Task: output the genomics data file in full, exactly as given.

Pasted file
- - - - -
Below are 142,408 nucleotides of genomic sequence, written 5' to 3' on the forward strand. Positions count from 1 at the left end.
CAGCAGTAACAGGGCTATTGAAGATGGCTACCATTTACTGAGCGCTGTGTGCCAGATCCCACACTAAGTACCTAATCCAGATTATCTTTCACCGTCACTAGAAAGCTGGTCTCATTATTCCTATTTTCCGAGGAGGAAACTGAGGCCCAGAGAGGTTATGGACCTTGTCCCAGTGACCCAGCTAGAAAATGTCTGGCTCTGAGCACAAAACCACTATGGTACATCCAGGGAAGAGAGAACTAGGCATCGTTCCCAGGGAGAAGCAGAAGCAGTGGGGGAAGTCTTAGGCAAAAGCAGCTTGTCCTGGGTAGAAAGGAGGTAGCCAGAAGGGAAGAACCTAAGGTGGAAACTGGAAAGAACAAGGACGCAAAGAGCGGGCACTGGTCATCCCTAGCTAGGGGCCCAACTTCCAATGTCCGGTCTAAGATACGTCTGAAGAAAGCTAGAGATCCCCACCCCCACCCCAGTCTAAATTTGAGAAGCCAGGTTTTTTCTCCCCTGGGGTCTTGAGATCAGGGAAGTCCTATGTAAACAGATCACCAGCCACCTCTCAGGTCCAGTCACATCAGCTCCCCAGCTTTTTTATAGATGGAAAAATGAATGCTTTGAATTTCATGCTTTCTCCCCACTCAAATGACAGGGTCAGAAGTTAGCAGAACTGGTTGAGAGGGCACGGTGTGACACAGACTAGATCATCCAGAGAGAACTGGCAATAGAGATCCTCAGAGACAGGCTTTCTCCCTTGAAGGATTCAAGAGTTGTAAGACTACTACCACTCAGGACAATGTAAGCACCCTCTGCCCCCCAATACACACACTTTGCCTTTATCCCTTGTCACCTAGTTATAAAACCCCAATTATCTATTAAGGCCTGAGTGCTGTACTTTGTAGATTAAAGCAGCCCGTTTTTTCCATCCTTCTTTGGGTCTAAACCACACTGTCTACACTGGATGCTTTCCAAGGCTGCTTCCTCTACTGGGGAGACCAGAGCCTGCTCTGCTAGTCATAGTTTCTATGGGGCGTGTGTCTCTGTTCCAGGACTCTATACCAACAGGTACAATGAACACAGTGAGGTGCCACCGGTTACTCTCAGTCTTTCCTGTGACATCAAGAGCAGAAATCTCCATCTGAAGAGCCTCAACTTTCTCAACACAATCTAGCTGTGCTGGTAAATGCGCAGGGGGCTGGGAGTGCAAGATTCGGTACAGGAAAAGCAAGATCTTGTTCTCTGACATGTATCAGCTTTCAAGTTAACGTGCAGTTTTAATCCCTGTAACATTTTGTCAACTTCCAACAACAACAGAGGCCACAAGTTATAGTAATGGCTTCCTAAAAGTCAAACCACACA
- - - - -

Below are 142,408 nucleotides of genomic sequence, written 5' to 3' on the forward strand. Positions count from 1 at the left end.
CAGCAGTAACAGGGCTATTGAAGATGGCTACCATTTACTGAGCGCTGTGTGCCAGATCCCACACTAAGTACCTAATCCAGATTATCTTTCACCGTCACTAGAAAGCTGGTCTCATTATTCCTATTTTCCGAGGAGGAAACTGAGGCCCAGAGAGGTTATGGACCTTGTCCCAGTGACCCAGCTAGAAAATGTCTGGCTCTGAGCACAAAACCACTATGGTACATCCAGGGAAGAGAGAACTAGGCATCGTTCCCAGGGAGAAGCAGAAGCAGTGGGGGAAGTCTTAGGCAAAAGCAGCTTGTCCTGGGTAGAAAGGAGGTAGCCAGAAGGGAAGAACCTAAGGTGGAAACTGGAAAGAACAAGGACGCAAAGAGCGGGCACTGGTCATCCCTAGCTAGGGGCCCAACTTCCAATGTCCGGTCTAAGATACGTCTGAAGAAAGCTAGAGATCCCCACCCCCACCCCAGTCTAAATTTGAGAAGCCAGGTTTTTTCTCCCCTGGGGTCTTGAGATCAGGGAAGTCCTATGTAAACAGATCACCAGCCACCTCTCAGGTCCAGTCACATCAGCTCCCCAGCTTTTTTATAGATGGAAAAATGAATGCTTTGAATTTCATGCTTTCTCCCCACTCAAATGACAGGGTCAGAAGTTAGCAGAACTGGTTGAGAGGGCACGGTGTGACACAGACTAGATCATCCAGAGAGAACTGGCAATAGAGATCCTCAGAGACAGGCTTTCTCCCTTGAAGGATTCAAGAGTTGTAAGACTACTACCACTCAGGACAATGTAAGCACCCTCTGCCCCCCAATACACACACTTTGCCTTTATCCCTTGTCACCTAGTTATAAAACCCCAATTATCTATTAAGGCCTGAGTGCTGTACTTTGTAGATTAAAGCAGCCCGTTTTTTCCATCCTTCTTTGGGTCTAAACCACACTGTCTACACTGGATGCTTTCCAAGGCTGCTTCCTCTACTGGGGAGACCAGAGCCTGCTCTGCTAGTCATAGTTTCTATGGGGCGTGTGTCTCTGTTCCAGGACTCTATACCAACAGGTACAATGAACACAGTGAGGTGCCACCGGTTACTCTCAGTCTTTCCTGTGACATCAAGAGCAGAAATCTCCATCTGAAGAGCCTCAACTTTCTCAACACAATCTAGCTGTGCTGGTAAATGCGCAGGGGGCTGGGAGTGCAAGATTCGGTACAGGAAAAGCAAGATCTTGTTCTCTGACATGTATCAGCTTTCAAGTTAACGTGCAGTTTTAATCCCTGTAACATTTTGTCAACTTCCAACAACAACAGAGGCCACAAGTTATAGTAATGGCTTCCTAAAAGTCAAACCACACA